I’m gonna start out this week by letting you in on a secret of mine: I hate land destruction. Can’t stand it. I think I was scarred as a newbie player when I was trying to get my Lord of the Pit/Breeding Pit deck to work and my roommate had just discovered a nice little card named Sinkhole.
Don’t get me wrong, I don’t mind playing with land destruction spells. I won the North American Type 1 Championship one year with a Necro deck sporting four Sinkholes and four Gorilla Shamans because they just seemed unfair. As a player, I sought out the unfair cards because those were the ones that gave me the best chance of beating my opponent. Even then, however, I felt a little bit guilty deep down inside because I could tell that my opponent wasn’t having any fun sitting there, letting me pluck cards out of his hand with my Hypnotic Specter even though he had CoP: Black in play because he couldn’t generate even a single mana.
In my current role of lead developer for Magic, I’m no longer primarily concerned with who wins, but rather with making sure the whole experience of playing Magic is fun. The guy who wins usually does have more fun than the guy who loses a Magic duel, but it’s not always completely lopsided. When I lose because I’m attacked with an enormous dragon, I usually can’t help but smile. Dragons are cool and fun, even when my opponent has them. Land destruction, on the other hand, is rarely either cool or fun.
Basically, I don’t think Magic is fun when only one person can play his or her spells. I also hate fast combo decks, for pretty much the same reason. Both combo decks and land destruction decks turn Magic into a solitaire game, where one person’s strategy is designed to prevent the other player from ever getting started. While I do think it’s kind of neat to have bizarre decks running around, keeping things interesting, I don’t think these particular decks make for the most fun games.
This is why, as long as I’m on watch here, you won’t see us printing land destruction cards at particularly aggressive casting costs. We don’t want a dedicated land destruction deck to become a regular feature of tournament play.
That said, I do think land destruction has a useful role to play in the game of Magic and I don’t mind when it shows up occasionally – I just want it to be the exception rather than the rule. As the occasional weird strategy that you might run into, I like the way it keeps people honest. As Anthony explained nicely, even in multiplayer you want some sort of check that prevents people from playing all bombs, all the time. I also think there should be land destruction spells around that are good enough to serve as answers to annoying lands (or enchant lands).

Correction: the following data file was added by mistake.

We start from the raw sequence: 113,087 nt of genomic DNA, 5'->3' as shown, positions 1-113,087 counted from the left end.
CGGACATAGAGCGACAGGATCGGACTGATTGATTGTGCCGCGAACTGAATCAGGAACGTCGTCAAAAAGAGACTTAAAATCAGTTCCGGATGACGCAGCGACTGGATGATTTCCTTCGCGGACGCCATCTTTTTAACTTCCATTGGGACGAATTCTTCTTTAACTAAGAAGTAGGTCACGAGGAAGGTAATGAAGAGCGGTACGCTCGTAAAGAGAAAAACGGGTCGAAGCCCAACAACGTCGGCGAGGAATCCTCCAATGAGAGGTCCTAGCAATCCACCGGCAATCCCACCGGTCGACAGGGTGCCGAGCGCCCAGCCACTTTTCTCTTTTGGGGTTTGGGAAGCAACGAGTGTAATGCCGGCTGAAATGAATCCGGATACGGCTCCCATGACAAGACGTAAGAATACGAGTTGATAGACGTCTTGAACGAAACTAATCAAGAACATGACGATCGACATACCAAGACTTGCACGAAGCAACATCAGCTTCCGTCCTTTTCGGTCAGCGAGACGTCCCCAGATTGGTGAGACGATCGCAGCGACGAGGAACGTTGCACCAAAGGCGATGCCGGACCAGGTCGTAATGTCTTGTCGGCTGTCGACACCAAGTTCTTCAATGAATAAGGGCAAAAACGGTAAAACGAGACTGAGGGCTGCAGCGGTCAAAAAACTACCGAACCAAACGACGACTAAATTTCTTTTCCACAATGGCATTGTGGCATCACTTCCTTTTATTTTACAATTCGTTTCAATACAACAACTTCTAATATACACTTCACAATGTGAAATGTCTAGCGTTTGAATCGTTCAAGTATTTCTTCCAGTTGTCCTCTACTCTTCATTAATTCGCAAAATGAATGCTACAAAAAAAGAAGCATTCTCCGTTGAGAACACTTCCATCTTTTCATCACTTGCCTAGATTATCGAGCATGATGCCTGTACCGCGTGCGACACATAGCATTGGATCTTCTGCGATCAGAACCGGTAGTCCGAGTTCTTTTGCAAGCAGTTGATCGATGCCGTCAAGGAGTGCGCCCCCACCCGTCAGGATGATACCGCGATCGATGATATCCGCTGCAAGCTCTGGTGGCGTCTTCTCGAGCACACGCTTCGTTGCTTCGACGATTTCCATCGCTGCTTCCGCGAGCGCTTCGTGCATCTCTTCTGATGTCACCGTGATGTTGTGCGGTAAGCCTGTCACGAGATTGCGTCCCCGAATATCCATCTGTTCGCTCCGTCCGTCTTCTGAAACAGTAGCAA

For example, when our playtesting of Odyssey-Torment constructed showed that Squirrel Nest was really important to the metagame, we added Rancid Earth to Torment. We wanted to make sure that if people were really worried about Squirrel Nest, there was a card available to them that could serve as a decent answer. Pro Tour - Osaka showed that we had a decent read on the metagame. Squirrel Nest was indeed very good (and showed up in the winning deck), but there were also many copies of Rancid Earth running around (including the second-place deck) and that helped keep the mono-green squirrel decks in check.
I also don’t mind when decks run land destruction as a mini-theme. Some of the funkier green decks that have shown up have used Creeping Mold and Plow Under just to disrupt the opponent and slow them down. Wildfire has also had an interesting effect on constructed tournaments over the years, as has Armageddon.
What I don’t think is good for Magic is when a single-minded land destruction deck is one of the elite decks. Twentyish land destruction cards plus the primary goal of blowing up every single land the opponent plays as soon as he plays it just isn’t fun. Magic should be more interactive than those decks allow it to be.
All in all, Stone Rain is as efficient as “destroy target land” is going to get. LD will stay red-centered, with periodic “bleeds” into green and black. Expensive, game-changing cards will sometimes show up in various colors, but the days of Sinkhole are -- rightfully -- long gone.